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Yeah, sorry, you all look alike to me!!!
I think that he's confusing us
You are at OOW this week, right?
Howard, I know that you think that I "make things up", but I swear to God, I have a rigorous testing approach for all my clients, and my original advise stands:
On the other hand, you have been invited to adopt a testing approach.
"Don't guess - If you think that you DB may benefit from multiple blocksizes, test it yourself and prove it, using a real-world workload from your database"
BTW, Dr. Scalzo has a good book on Oracle benchmark testing with real workloads, and I'll be glad to mail you a copy, if you like:
I don't know if you are a consultant, but over 95% of my clients require a strict NDA, and I simply cannot publish ANYTHING from their databases. Is it like that in Oz?
I'm trying to show evidence, truly. I sent e-mails to some of my clients asking if I could disclose details about their experiences with multiple blocksizes, and they all refused or ignored my request. . . Some shops don't even want it disclosed that they use Oracle . . .
But I'm still trying, stand by . . .
As Oracle moves toward workload-based testing, it;s going to be even more difficult to share evidence.
BTW, I updated my notes, and I'll be glad to add any comments that you want:
The IBM Oracle Technical Brief titled "Oracle Architecture and Tuning on AIX" (November 2006) notes that careful evaluation is required before implementing multiple blocksizes:
While most customers only use the default database block size, it is possible to use up to 5 different database block sizes for different objects within the same database.
Having multiple database block sizes adds administrative complexity and (if poorly designed and implemented) can have adverse performance consequences. Therefore, using multiple block sizes should only be done after careful planning and performance evaluation.
The paper continues with specific examples of differing I/O patterns that are related to the database blocksize:
Some possible block size considerations are as follows:
- Tables with a relatively small row size that are predominantly accessed 1 row at a time may benefit from a smaller DB_BLOCK_SIZE, which requires a smaller I/O transfer size to move a block between disk and memory, takes up less memory per block and can potentially reduce block contention.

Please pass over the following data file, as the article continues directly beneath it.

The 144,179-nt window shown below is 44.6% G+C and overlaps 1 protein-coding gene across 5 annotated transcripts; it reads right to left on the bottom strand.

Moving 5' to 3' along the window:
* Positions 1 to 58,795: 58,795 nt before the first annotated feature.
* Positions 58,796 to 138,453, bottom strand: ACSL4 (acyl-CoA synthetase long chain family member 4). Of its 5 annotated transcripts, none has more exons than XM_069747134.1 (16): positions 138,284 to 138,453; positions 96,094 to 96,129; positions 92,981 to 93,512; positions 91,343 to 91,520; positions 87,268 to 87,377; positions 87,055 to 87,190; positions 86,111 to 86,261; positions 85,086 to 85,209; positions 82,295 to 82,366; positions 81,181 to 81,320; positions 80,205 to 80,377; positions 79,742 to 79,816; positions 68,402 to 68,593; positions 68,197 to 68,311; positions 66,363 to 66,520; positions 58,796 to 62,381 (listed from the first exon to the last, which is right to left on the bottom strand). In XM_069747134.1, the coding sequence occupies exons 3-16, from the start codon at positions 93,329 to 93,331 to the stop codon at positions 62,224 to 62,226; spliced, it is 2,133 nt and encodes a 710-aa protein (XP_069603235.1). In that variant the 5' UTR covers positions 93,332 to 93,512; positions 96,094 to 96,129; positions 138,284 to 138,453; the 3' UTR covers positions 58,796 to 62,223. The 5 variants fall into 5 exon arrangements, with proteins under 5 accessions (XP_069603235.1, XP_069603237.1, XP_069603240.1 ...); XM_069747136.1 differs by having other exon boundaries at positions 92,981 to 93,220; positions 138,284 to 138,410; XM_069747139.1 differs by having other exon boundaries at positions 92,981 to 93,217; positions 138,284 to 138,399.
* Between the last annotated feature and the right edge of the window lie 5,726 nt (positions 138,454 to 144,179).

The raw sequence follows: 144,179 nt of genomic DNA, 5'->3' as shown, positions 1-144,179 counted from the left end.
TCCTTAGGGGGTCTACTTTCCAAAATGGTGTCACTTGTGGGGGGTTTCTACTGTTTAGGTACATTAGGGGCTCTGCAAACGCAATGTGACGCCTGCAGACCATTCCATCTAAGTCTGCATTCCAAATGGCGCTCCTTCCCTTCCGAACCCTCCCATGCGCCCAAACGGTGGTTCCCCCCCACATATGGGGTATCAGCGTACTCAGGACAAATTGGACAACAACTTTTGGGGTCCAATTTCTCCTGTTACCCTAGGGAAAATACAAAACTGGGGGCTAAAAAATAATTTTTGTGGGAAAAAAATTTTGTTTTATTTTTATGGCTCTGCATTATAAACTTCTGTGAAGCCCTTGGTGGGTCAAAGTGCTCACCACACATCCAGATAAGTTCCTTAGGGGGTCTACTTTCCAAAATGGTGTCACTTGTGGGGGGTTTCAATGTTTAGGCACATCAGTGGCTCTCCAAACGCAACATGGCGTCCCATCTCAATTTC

- Similarly, indexes (with small index entries) that are predominantly accessed via a matching key may benefit from a smaller DB_BLOCK_SIZE.
- Tables with a large row size may benefit from a large DB_BLOCK_SIZE. A larger DB_BLOCK_SIZE may allow the entire row to fit within a block and/or reduce the amount of wasted space within the block. Tables or indexes that are accessed sequentially may benefit from a larger DB_BLOCK_SIZE, because a larger block size results in a larger I/O transfer size and allows data to be read more efficiently.
- Tables or indexes with a high locality of reference (the probability that once a particular row/entry has been accessed, a nearby row/entry will subsequently be accessed) may benefit from a larger DB_BLOCK_SIZE, since the larger the size of the block, the more likely the nearby row/entry will be on the same block that was already read into database cache.
But what is Oracle's official position on multiple blocksizes. For Oracle metal-level customers we have the Oracle Metalink system which provides the official position of Oracle's own experts.
Metalink Note:46757.1 titled "Notes on Choosing an Optimal DB BLOCK SIZE" says that there are some benefits from having larger blocksizes, but only under specific criteria (paraphrased from Metalink):
Large blocks gives more data transfer per I/O call.
Larger blocksizes provides less fragmentation (row chaining and row migration) of large objects (LOB, BLOB, CLOB)
Indexes like big blocks because index height can be lower and more space exists within the index branch nodes.
Moving indexes to a larger blocksize saves disk space. Oracle says "you will conserve about 4% of data storage (4GB on every 100GB) for every large index in your database by moving from a 2KB database block size to an 8KB database block size."
Metalink goes on to say that multiple blocksizes may benefit shops that have "mixed" block size requirements:
What can you do if you have mixed requirements of the above block sizes? Oracle9i "Multiple Block Sizes" new feature comes into the rescue here, it allows the same database to have multiple block sizes at the same time . . . "
Very interesting discussion.
So, here's my 2 cents.
In one specific instance here, I had to implement multiple block size, and it prove benefic.
Siebel is an oltp system, but we had to add some tables to produce reports. These tables were big enough (200gb minimum) and the sql statement on it were reading a lots of blocks.
Performance wise, it was better to create 32k tablespaces, and put these tables in it.
We created a 32 cache in the sga for that purpose.
Overall, we gain better thoughput and reduced IO.